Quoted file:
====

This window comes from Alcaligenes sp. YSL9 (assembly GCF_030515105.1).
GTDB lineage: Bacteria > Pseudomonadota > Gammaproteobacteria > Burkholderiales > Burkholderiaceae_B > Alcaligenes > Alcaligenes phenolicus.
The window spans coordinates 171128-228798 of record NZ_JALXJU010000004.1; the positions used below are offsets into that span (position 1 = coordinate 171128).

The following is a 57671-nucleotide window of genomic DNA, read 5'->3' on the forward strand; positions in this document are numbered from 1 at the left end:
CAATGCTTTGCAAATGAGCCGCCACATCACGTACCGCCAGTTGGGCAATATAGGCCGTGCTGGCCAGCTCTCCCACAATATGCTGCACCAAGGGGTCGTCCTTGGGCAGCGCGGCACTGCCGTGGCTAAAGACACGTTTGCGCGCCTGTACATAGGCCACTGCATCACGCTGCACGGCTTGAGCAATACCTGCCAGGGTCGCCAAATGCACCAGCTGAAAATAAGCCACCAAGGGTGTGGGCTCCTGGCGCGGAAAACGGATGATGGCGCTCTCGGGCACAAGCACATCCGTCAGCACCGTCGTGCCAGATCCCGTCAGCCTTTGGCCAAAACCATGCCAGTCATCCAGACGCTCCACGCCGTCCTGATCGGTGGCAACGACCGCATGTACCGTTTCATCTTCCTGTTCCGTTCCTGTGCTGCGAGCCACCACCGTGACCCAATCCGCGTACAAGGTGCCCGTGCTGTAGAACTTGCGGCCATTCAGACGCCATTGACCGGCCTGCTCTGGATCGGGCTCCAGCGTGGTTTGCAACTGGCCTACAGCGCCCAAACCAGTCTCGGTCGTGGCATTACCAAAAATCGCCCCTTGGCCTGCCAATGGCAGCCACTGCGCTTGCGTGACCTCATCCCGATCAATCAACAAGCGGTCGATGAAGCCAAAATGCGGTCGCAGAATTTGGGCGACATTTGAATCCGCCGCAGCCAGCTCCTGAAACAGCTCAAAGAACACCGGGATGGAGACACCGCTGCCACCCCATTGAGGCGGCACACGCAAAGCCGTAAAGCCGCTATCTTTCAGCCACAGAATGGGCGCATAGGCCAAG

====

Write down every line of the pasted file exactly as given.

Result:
This window comes from Alcaligenes sp. YSL9 (assembly GCF_030515105.1).
GTDB lineage: Bacteria > Pseudomonadota > Gammaproteobacteria > Burkholderiales > Burkholderiaceae_B > Alcaligenes > Alcaligenes phenolicus.
The window spans coordinates 171128-228798 of record NZ_JALXJU010000004.1; the positions used below are offsets into that span (position 1 = coordinate 171128).

The following is a 57671-nucleotide window of genomic DNA, read 5'->3' on the forward strand; positions in this document are numbered from 1 at the left end:
CAATGCTTTGCAAATGAGCCGCCACATCACGTACCGCCAGTTGGGCAATATAGGCCGTGCTGGCCAGCTCTCCCACAATATGCTGCACCAAGGGGTCGTCCTTGGGCAGCGCGGCACTGCCGTGGCTAAAGACACGTTTGCGCGCCTGTACATAGGCCACTGCATCACGCTGCACGGCTTGAGCAATACCTGCCAGGGTCGCCAAATGCACCAGCTGAAAATAAGCCACCAAGGGTGTGGGCTCCTGGCGCGGAAAACGGATGATGGCGCTCTCGGGCACAAGCACATCCGTCAGCACCGTCGTGCCAGATCCCGTCAGCCTTTGGCCAAAACCATGCCAGTCATCCAGACGCTCCACGCCGTCCTGATCGGTGGCAACGACCGCATGTACCGTTTCATCTTCCTGTTCCGTTCCTGTGCTGCGAGCCACCACCGTGACCCAATCCGCGTACAAGGTGCCCGTGCTGTAGAACTTGCGGCCATTCAGACGCCATTGACCGGCCTGCTCTGGATCGGGCTCCAGCGTGGTTTGCAACTGGCCTACAGCGCCCAAACCAGTCTCGGTCGTGGCATTACCAAAAATCGCCCCTTGGCCTGCCAATGGCAGCCACTGCGCTTGCGTGACCTCATCCCGATCAATCAACAAGCGGTCGATGAAGCCAAAATGCGGTCGCAGAATTTGGGCGACATTTGAATCCGCCGCAGCCAGCTCCTGAAACAGCTCAAAGAACACCGGGATGGAGACACCGCTGCCACCCCATTGAGGCGGCACACGCAAAGCCGTAAAGCCGCTATCTTTCAGCCACAGAATGGGCGCATAGGCCAAG